Leaders in Information Technology

A Q&A with a Federal IT Leaders alum

“The hands-on exercises with your peers and colleagues are priceless. It is something that you can take with you, not only in your federal IT job, but any career or life endeavor that you have.”

Dr. Rodney Russell
Defense Information Systems Agency

Dr. Rodney Russell, an acting division chief at the Defense Information Systems Agency (DISA), provides critical logistics and maintenance support for the Department of Defense’s IT network. He graduated from Federal IT Leaders in May 2018.

Why did you decide to apply for Federal IT Leaders? 

I decided to apply for the Federal IT Leader’s program because I saw an opportunity to learn more about leadership strategies and challenges that are faced within an IT culture. I competed with members of DISA agency-wide for this opportunity. 

Why did you enjoy your Federal IT Leaders experience? 

It provided an introspective look into your personal leadership style. It gave insight on some of your blind spots and things that you do well. The curriculum was a great mixture of principles to really develop your best self and assist in putting your best foot forward while adding more tools to your toolkit based upon your life experiences. Most importantly, you learn from other people.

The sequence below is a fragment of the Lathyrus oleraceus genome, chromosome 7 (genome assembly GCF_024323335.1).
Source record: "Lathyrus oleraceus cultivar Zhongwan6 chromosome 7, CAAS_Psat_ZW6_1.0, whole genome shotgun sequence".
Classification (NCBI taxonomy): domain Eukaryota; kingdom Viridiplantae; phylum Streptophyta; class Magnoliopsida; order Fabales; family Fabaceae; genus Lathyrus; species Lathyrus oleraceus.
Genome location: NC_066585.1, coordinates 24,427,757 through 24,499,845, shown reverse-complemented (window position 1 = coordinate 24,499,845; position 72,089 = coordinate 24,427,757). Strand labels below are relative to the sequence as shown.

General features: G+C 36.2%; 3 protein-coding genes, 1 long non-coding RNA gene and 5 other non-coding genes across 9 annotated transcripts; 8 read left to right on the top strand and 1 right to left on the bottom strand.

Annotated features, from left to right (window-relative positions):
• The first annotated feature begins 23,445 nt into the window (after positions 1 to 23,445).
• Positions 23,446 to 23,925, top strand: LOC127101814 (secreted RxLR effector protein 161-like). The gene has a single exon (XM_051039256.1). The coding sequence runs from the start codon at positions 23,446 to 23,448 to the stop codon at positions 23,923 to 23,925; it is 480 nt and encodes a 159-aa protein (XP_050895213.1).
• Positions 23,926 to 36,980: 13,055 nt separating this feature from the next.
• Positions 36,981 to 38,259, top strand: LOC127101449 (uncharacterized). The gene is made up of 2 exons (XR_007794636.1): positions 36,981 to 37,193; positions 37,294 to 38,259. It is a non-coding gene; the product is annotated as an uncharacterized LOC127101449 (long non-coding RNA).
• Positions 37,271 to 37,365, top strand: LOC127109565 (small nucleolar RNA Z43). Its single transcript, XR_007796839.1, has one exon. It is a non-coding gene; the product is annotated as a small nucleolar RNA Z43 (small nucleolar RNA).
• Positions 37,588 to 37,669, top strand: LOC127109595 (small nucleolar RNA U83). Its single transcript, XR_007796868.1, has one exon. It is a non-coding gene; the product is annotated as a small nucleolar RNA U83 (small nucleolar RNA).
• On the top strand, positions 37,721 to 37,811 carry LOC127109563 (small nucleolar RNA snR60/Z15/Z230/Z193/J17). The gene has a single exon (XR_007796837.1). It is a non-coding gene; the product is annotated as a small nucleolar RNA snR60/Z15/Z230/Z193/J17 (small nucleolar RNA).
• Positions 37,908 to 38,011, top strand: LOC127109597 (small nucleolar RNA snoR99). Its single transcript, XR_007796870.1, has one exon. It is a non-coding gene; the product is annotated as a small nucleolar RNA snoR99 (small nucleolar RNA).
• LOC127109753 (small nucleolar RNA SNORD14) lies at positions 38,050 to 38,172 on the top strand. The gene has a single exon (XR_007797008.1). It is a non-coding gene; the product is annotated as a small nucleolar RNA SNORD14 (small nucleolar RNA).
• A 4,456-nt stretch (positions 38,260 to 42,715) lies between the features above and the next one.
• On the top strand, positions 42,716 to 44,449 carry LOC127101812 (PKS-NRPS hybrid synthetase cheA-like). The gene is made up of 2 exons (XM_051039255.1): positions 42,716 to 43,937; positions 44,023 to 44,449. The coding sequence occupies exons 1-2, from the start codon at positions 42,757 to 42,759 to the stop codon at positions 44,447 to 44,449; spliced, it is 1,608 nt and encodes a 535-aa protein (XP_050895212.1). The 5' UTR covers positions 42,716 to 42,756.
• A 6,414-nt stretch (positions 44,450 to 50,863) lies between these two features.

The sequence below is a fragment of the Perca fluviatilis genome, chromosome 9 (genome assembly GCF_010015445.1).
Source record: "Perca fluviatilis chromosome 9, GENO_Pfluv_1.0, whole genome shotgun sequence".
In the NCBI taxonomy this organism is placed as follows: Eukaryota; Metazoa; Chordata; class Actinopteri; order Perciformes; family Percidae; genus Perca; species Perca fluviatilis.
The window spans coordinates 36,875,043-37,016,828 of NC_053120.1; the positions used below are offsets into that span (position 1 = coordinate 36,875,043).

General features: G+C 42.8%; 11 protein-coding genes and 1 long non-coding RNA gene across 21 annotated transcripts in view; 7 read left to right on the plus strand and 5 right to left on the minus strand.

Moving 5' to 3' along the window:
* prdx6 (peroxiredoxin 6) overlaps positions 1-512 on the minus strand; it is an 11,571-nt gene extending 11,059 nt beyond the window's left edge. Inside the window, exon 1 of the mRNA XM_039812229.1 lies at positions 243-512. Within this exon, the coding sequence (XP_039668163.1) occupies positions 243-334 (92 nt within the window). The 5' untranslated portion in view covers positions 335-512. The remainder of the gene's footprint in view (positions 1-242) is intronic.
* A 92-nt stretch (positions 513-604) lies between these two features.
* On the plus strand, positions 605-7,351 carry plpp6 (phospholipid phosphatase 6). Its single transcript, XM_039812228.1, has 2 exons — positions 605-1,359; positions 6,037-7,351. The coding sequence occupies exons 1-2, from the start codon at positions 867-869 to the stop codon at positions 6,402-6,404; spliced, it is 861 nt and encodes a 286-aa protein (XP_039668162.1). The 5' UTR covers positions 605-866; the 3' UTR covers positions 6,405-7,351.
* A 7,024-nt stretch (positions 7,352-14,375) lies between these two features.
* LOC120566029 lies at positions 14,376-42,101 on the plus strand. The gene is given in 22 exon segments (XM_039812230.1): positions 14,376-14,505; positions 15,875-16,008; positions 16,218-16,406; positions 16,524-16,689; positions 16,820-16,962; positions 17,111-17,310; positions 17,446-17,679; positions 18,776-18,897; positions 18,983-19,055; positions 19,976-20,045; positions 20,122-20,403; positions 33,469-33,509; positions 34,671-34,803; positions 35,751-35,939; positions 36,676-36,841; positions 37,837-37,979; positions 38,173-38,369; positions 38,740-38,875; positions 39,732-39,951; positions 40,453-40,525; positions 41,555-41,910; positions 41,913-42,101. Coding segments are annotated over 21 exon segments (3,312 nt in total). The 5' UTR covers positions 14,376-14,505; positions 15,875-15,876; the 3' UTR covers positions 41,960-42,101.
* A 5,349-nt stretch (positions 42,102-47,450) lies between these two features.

What was the benefit of the coaching style?

The coaching part was important because instead of a regular class of reading, comprehension and cookie-cutter type learning, coaching engages you on an emotional and mental level. It got you out of your comfort zone. It forced you to look at yourself from different angles that you might not have looked at before and invited a positive critique of your attributes when placed in certain group, work and personal situations.

How were you able to apply lessons from the program back to your job? Why do you think these skills are so important for IT professionals? 

Because the nature of our work is technical, you have a lot of people who focus on the technical aspects of the job that don’t require a certain amount of people skills. So, if you’re trying to move up in a leadership chain, you must be well-rounded and handle different breadths of experience. To do that, you need the tools to communicate with people outside of your discipline. 

Why would you encourage other feds to apply to IT Leaders? 

The hands-on exercises with your peers and colleagues are priceless. It is something that you can take with you, not only in your federal IT job, but any career or life endeavor that you have.

Why do you believe leadership is important? 

Leadership is important because you need to know how to inspire a team and guide them to reach a common goal. That applies to the government and your personal experiences—those attributes alone are important to get through life. 

The views presented in this interview are those of Dr. Russell and do not represent the views of the Department of Defense or its components.